The Dance Learning Curve

Just like learning a sport, skill or profession, you will go through learning phases.   It pays to be patient with your partner and yourself while they go through their own learning curve.  Students who take private and group lessons as well as participate in social dances or practice spend less time going through each phase.   They tend to enjoy their dancing much sooner.

Everyone will go through these four stages of learning!

INTRODUCTION: When you are a new dance student you may feel over-whelmed by the amount of material introduced.  Practice and repetition will resolve this.  If you stick with it, you will move through the curve of learning quickly.  When advanced dancers learn new material they go through these phases too!

Initial introduction of foot work or “patterns” are the start of the foundation you need to build the rest of your dancing such as; rhythm, lead/follow, style/technique and variety.  The steps may feel “mechanical” at this phase since you’re concentrating on footwork.

AKWARD USE:  You can do the steps but you may feel clumsy and self conscious.  The only way to resolve this phase is to practice.  During this initial practice time you will need to keep “counting” out loud (or to yourself).  Counting helps keep your undivided attention on what you are doing until the step and timing become automatic.  You will notice that when a stray thought flits across your mind, you tend to lose your step or count.  Count with your partner, avoid having a conversation while dancing or thinking about the events of the day, etc. will help you keep your concentration.

CONSCIOUS USE: Your dancing may start to look pretty good at this stage. You are able to perform the steps in a mechanical way that feels a little more automatic even though you still have to consciously think about each step.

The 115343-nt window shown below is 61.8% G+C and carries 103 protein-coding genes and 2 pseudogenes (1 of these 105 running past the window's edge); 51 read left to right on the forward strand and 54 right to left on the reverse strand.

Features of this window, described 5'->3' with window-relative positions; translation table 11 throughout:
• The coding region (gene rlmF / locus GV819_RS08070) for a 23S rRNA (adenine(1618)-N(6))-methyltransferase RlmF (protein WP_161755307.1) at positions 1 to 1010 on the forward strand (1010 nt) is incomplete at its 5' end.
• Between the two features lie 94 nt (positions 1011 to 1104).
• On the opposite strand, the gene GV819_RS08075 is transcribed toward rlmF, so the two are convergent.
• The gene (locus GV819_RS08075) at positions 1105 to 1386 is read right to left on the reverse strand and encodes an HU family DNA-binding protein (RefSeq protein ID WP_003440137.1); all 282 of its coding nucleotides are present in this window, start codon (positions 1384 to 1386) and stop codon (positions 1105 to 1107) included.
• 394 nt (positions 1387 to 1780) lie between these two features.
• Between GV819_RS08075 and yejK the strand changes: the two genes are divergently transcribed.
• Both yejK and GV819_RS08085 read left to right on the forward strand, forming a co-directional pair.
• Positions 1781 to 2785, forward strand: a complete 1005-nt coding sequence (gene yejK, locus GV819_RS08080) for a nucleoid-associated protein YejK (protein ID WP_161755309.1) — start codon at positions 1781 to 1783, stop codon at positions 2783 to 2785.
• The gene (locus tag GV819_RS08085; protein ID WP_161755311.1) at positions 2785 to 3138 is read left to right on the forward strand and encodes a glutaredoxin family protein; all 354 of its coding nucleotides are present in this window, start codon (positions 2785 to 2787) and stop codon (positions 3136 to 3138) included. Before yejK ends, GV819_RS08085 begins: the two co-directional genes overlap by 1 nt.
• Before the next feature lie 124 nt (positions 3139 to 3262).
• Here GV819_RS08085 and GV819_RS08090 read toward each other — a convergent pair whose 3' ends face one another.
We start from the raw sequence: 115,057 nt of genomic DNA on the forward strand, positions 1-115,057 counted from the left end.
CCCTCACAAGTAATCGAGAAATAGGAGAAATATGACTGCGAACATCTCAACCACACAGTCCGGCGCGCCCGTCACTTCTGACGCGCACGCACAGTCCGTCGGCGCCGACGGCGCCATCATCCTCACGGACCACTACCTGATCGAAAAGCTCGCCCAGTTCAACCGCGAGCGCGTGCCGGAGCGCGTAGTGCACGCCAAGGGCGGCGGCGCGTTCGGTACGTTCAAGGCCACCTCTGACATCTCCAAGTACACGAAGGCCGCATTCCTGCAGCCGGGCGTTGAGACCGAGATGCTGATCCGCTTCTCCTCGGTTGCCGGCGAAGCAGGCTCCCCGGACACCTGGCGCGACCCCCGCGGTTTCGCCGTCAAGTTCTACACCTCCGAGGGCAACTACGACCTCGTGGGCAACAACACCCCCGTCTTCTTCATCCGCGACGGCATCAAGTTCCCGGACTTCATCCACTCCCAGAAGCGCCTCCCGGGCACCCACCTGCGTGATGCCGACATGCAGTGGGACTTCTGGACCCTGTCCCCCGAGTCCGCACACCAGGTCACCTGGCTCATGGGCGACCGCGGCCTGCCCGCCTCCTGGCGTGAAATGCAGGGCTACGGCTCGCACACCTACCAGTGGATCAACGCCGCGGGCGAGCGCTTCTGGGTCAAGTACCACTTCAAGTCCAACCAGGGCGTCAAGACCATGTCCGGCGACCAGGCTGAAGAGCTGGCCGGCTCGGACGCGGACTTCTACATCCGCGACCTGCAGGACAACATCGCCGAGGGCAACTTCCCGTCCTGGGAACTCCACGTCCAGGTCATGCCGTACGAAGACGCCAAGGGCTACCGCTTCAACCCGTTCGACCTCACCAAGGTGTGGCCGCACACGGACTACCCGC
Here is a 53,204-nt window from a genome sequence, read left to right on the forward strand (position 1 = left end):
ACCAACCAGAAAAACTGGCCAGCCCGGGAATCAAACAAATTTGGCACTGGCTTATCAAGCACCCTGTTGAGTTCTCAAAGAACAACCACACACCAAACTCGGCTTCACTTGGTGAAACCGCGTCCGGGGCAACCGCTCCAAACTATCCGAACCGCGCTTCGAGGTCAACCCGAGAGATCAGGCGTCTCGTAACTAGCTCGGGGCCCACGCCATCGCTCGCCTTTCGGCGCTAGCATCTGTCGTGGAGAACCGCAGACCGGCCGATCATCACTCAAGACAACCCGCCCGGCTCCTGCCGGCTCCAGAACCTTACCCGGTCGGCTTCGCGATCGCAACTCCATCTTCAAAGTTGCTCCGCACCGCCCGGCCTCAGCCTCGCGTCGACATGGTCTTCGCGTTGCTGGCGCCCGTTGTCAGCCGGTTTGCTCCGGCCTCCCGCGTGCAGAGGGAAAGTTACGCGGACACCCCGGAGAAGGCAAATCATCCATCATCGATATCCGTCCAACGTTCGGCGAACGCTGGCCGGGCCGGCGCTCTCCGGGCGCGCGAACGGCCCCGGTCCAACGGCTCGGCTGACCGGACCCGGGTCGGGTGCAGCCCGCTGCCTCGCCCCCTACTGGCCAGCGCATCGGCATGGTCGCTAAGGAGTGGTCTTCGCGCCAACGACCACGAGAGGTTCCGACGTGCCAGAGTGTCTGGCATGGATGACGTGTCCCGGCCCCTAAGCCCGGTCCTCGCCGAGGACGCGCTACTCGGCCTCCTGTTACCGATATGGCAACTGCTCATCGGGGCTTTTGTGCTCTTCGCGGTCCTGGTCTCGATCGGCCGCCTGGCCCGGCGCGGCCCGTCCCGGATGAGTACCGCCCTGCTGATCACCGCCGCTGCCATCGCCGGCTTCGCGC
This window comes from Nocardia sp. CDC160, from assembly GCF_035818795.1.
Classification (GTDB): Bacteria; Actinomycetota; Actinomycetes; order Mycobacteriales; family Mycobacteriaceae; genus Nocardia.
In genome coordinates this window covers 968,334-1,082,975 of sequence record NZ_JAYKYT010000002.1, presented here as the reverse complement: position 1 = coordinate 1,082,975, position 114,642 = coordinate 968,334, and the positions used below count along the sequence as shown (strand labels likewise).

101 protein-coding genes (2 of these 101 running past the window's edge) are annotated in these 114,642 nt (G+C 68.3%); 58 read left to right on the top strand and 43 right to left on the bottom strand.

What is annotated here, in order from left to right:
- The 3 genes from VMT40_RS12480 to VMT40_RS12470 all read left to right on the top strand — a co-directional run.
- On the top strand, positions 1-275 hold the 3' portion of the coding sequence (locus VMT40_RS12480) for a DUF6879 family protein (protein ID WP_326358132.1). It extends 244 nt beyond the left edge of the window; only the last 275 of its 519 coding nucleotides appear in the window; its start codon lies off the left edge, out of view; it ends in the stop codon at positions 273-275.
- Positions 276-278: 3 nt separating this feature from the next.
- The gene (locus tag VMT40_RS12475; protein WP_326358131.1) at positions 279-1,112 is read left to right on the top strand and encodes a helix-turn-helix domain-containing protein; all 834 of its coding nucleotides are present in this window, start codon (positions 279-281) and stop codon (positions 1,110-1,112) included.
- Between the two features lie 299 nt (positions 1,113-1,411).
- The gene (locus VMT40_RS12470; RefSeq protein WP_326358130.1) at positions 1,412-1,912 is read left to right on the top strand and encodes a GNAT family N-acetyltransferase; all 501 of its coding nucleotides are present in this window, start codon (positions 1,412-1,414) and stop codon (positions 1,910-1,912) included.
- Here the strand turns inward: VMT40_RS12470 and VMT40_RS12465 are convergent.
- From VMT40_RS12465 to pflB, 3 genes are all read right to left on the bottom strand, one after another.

You may be tempted at this stage to add more and more dance steps.  This is a great time to “fine tune” what you have learned by concentrating on your frame as well as the style and technique.  As an experienced teacher and dancer, I personally prefer dancing with a partner who has fewer steps but who has taken the time to learn to lead them well, they dance with the rhythm of the music and express the style or personality of the dance as well as having good posture and frame.  Quality vs. quantity….

MASTERY:  When you have reached the unconscious or automatic use stage you don’t have to think about the step.  You may even be able to dance and talk at the same time and are more likely to hear the music, keep the rhythm and concentrate on other details such as style and technique. Once you have the foundation and understand the basic elements of dancing you will learn new material with less time spent in each of the four phases.

Try not to be intimidated!

Please don’t be intimidated by advanced dancers, they had to learn the basics at one time and most of them are very encouraging and supportive if you take time to get to know them!  Most beginners have a mistaken idea that more experienced dancers do not want to dance with them.  They want you to keep dancing and improving too so we all have more people to dance with!!!!